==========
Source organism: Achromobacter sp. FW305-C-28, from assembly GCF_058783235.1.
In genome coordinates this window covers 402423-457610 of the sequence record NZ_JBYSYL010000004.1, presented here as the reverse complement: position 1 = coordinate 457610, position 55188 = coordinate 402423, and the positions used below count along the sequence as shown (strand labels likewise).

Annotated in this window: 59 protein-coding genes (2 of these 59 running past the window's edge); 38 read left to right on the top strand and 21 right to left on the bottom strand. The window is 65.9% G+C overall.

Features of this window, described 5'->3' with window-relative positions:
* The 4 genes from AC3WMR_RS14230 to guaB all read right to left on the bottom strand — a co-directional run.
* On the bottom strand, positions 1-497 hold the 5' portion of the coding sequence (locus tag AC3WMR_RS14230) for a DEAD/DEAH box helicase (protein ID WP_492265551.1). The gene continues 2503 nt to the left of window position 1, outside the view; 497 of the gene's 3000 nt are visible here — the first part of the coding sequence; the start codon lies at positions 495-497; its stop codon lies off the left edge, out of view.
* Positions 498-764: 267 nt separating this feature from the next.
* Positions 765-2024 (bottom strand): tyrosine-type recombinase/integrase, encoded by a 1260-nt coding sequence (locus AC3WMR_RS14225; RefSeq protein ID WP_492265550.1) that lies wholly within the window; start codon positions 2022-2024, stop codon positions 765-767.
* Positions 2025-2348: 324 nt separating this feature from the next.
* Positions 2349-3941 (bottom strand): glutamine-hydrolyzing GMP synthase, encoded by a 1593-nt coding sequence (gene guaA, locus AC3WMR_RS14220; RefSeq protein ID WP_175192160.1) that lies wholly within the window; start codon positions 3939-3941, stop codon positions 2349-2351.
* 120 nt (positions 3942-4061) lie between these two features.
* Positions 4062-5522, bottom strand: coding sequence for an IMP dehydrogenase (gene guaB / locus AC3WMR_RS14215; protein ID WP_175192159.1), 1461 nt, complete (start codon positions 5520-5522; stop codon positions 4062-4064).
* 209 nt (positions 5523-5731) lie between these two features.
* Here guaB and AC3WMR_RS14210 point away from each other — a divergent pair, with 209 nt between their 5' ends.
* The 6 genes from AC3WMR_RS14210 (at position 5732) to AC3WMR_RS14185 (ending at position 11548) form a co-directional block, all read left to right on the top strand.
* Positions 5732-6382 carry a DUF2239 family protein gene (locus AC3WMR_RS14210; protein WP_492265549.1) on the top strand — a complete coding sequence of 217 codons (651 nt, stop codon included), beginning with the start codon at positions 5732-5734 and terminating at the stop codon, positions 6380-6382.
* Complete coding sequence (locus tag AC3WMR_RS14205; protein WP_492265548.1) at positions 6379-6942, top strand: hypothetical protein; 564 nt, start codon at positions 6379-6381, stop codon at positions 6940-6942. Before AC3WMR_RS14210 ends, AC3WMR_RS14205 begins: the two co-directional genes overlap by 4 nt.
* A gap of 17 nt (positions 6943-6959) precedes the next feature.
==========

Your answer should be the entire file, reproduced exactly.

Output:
Source organism: Achromobacter sp. FW305-C-28, from assembly GCF_058783235.1.
In genome coordinates this window covers 402423-457610 of the sequence record NZ_JBYSYL010000004.1, presented here as the reverse complement: position 1 = coordinate 457610, position 55188 = coordinate 402423, and the positions used below count along the sequence as shown (strand labels likewise).

Annotated in this window: 59 protein-coding genes (2 of these 59 running past the window's edge); 38 read left to right on the top strand and 21 right to left on the bottom strand. The window is 65.9% G+C overall.

Features of this window, described 5'->3' with window-relative positions:
* The 4 genes from AC3WMR_RS14230 to guaB all read right to left on the bottom strand — a co-directional run.
* On the bottom strand, positions 1-497 hold the 5' portion of the coding sequence (locus tag AC3WMR_RS14230) for a DEAD/DEAH box helicase (protein ID WP_492265551.1). The gene continues 2503 nt to the left of window position 1, outside the view; 497 of the gene's 3000 nt are visible here — the first part of the coding sequence; the start codon lies at positions 495-497; its stop codon lies off the left edge, out of view.
* Positions 498-764: 267 nt separating this feature from the next.
* Positions 765-2024 (bottom strand): tyrosine-type recombinase/integrase, encoded by a 1260-nt coding sequence (locus AC3WMR_RS14225; RefSeq protein ID WP_492265550.1) that lies wholly within the window; start codon positions 2022-2024, stop codon positions 765-767.
* Positions 2025-2348: 324 nt separating this feature from the next.
* Positions 2349-3941 (bottom strand): glutamine-hydrolyzing GMP synthase, encoded by a 1593-nt coding sequence (gene guaA, locus AC3WMR_RS14220; RefSeq protein ID WP_175192160.1) that lies wholly within the window; start codon positions 3939-3941, stop codon positions 2349-2351.
* 120 nt (positions 3942-4061) lie between these two features.
* Positions 4062-5522, bottom strand: coding sequence for an IMP dehydrogenase (gene guaB / locus AC3WMR_RS14215; protein ID WP_175192159.1), 1461 nt, complete (start codon positions 5520-5522; stop codon positions 4062-4064).
* 209 nt (positions 5523-5731) lie between these two features.
* Here guaB and AC3WMR_RS14210 point away from each other — a divergent pair, with 209 nt between their 5' ends.
* The 6 genes from AC3WMR_RS14210 (at position 5732) to AC3WMR_RS14185 (ending at position 11548) form a co-directional block, all read left to right on the top strand.
* Positions 5732-6382 carry a DUF2239 family protein gene (locus AC3WMR_RS14210; protein WP_492265549.1) on the top strand — a complete coding sequence of 217 codons (651 nt, stop codon included), beginning with the start codon at positions 5732-5734 and terminating at the stop codon, positions 6380-6382.
* Complete coding sequence (locus tag AC3WMR_RS14205; protein WP_492265548.1) at positions 6379-6942, top strand: hypothetical protein; 564 nt, start codon at positions 6379-6381, stop codon at positions 6940-6942. Before AC3WMR_RS14210 ends, AC3WMR_RS14205 begins: the two co-directional genes overlap by 4 nt.
* A gap of 17 nt (positions 6943-6959) precedes the next feature.